How FCEs Provide Value

At FCE Source, we are often asked the question: “what does a Field Clinical Engineer do?” Many within the medical device industry are still learning the value of adding FCEs to a trial. In discussions with potential clients (who later hired us) we’ve been told “we think we need FCEs, but we’re not really sure what they do.”

Let’s try to shed light on the FCE role by considering the case of a new medical product ready for human testing. The sponsor company selects sites to participate in a clinical trial, conducts initiation visits to train site personnel, ships the investigational product, and periodically checks in with coordinators and investigators as data starts coming in.

Is this a recipe for success? If the product is a new drug, this may be more than adequate. Even for the next generation of an existing device, this could be a reasonable plan. But for a novel medical device, there are many additional aspects to take into consideration. For example:

Do we know if the device is being properly placed/administered during surgery?

What if the product requires specific sterile preparation – are the scrub technicians performing this according to the instructions for use?

If it’s an active implantable medical device– who is programming the device parameters for optimal results?

What if there are deficiencies in product's usability that may not have safety or efficacy implications but could significantly hinder its eventual adoption – is this feedback being conveyed to the sponsor?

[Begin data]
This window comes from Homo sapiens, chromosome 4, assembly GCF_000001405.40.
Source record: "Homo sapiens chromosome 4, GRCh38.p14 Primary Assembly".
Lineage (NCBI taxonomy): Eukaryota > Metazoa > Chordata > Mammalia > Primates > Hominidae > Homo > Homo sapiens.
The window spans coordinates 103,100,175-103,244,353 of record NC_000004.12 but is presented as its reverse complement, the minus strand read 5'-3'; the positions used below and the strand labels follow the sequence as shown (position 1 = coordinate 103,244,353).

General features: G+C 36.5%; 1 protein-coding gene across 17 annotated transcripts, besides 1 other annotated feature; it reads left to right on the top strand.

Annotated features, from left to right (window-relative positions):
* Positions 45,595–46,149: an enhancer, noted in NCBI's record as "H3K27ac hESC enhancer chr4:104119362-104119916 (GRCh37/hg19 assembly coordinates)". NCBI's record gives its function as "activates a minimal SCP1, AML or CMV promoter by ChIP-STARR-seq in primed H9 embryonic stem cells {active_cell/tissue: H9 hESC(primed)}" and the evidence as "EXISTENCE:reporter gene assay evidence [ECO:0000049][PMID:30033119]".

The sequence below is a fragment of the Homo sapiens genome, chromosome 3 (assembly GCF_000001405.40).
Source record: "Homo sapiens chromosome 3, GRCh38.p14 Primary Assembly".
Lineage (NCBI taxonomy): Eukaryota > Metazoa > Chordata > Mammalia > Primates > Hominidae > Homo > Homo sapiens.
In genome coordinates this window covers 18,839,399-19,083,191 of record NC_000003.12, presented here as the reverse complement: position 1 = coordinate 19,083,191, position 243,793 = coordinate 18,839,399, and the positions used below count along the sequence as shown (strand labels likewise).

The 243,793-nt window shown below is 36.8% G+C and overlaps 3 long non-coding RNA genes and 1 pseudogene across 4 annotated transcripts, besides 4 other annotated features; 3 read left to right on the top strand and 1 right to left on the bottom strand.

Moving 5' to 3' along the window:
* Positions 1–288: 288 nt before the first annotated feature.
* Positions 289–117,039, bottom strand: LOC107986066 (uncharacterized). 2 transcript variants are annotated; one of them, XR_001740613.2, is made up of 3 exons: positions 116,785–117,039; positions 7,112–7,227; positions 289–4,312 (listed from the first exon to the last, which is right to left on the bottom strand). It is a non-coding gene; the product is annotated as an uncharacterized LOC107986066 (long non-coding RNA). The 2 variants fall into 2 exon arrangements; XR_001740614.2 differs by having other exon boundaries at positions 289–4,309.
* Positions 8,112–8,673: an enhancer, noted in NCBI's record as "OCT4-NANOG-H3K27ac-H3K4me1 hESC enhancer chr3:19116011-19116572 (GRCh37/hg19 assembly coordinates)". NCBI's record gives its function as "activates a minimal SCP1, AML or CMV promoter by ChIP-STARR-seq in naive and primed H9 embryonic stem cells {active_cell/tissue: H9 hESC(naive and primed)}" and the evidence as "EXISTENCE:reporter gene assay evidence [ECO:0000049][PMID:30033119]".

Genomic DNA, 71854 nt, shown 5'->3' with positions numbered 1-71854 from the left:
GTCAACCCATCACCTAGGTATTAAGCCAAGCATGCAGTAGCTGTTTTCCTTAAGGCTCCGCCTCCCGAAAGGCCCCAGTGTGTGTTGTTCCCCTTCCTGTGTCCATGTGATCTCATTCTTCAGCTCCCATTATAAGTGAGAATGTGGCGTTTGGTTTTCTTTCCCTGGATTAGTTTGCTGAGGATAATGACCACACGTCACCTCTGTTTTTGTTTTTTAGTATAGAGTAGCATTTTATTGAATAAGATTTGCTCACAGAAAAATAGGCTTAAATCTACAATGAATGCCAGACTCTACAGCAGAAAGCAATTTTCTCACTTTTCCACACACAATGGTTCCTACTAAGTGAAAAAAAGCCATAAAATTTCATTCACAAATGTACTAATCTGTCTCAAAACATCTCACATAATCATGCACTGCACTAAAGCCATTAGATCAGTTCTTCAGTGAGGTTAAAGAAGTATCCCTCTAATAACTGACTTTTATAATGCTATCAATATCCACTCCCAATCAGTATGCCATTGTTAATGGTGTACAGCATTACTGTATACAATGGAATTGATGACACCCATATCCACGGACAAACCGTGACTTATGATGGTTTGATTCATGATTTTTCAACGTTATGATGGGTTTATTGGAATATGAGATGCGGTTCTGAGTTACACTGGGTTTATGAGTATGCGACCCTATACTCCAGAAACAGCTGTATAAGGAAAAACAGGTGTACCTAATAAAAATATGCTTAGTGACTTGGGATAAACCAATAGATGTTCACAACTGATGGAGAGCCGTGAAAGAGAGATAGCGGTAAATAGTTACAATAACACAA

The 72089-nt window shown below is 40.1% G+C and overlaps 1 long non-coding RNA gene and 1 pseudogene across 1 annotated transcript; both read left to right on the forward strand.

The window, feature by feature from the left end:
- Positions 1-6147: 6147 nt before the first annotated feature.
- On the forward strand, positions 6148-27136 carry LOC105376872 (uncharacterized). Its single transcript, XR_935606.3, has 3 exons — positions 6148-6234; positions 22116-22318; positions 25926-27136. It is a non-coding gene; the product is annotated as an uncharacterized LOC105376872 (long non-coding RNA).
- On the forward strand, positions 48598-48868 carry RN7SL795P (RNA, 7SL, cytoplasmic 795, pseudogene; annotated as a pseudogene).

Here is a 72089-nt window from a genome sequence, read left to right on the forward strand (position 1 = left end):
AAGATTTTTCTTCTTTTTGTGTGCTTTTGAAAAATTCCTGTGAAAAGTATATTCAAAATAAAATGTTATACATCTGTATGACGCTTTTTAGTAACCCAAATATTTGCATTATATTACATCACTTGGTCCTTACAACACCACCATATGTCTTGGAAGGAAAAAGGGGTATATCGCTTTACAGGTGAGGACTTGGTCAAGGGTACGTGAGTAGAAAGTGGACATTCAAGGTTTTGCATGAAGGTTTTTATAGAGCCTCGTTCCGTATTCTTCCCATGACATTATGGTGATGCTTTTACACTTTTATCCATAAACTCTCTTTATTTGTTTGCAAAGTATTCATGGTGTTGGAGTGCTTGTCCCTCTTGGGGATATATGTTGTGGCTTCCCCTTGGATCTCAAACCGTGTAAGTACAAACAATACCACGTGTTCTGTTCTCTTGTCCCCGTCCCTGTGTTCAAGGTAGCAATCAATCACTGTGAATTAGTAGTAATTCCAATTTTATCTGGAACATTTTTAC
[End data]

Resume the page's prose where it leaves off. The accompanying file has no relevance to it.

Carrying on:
Any of these aspects being sub-optimal could result in a trial failing to meet its endpoint(s). That’s conceivably tens of millions of dollars wasted, not to mention years of lost opportunity.

Now consider the alternative:

The sponsor company has an FCE present at each surgery making sure that the device is properly prepared, deployed, and positioned; that any programmable settings are optimized; that data is collected and the Protocol is followed; and that actionable feedback is quickly incorporated into the research and development process. The site’s questions are answered in real-time, and errors in product usage and data collection are identified and corrected early on. With investigators and coordinators feeling supported rather than uncertain, they in turn enroll more subjects into the study. The trial reaches completion within a reasonable time frame, with high-quality data. Most importantly, patients receive the maximum benefit from their devices based on the knowledgeable, in-person support provided by FCEs.

Adding a team of FCEs – as with any other knowledge-based job function – has its cost, but one that’s worth the spend based on the risks of not supporting a trial adequately. For companies running several trials simultaneously, building a group of full-time employee FCEs may make the most sense. For others, a team of contract field clinical engineers such as FCE Source could be a cost-effective, high-quality option.

To learn more about how FCE Source may be able to help your company with its clinical trial, contact us at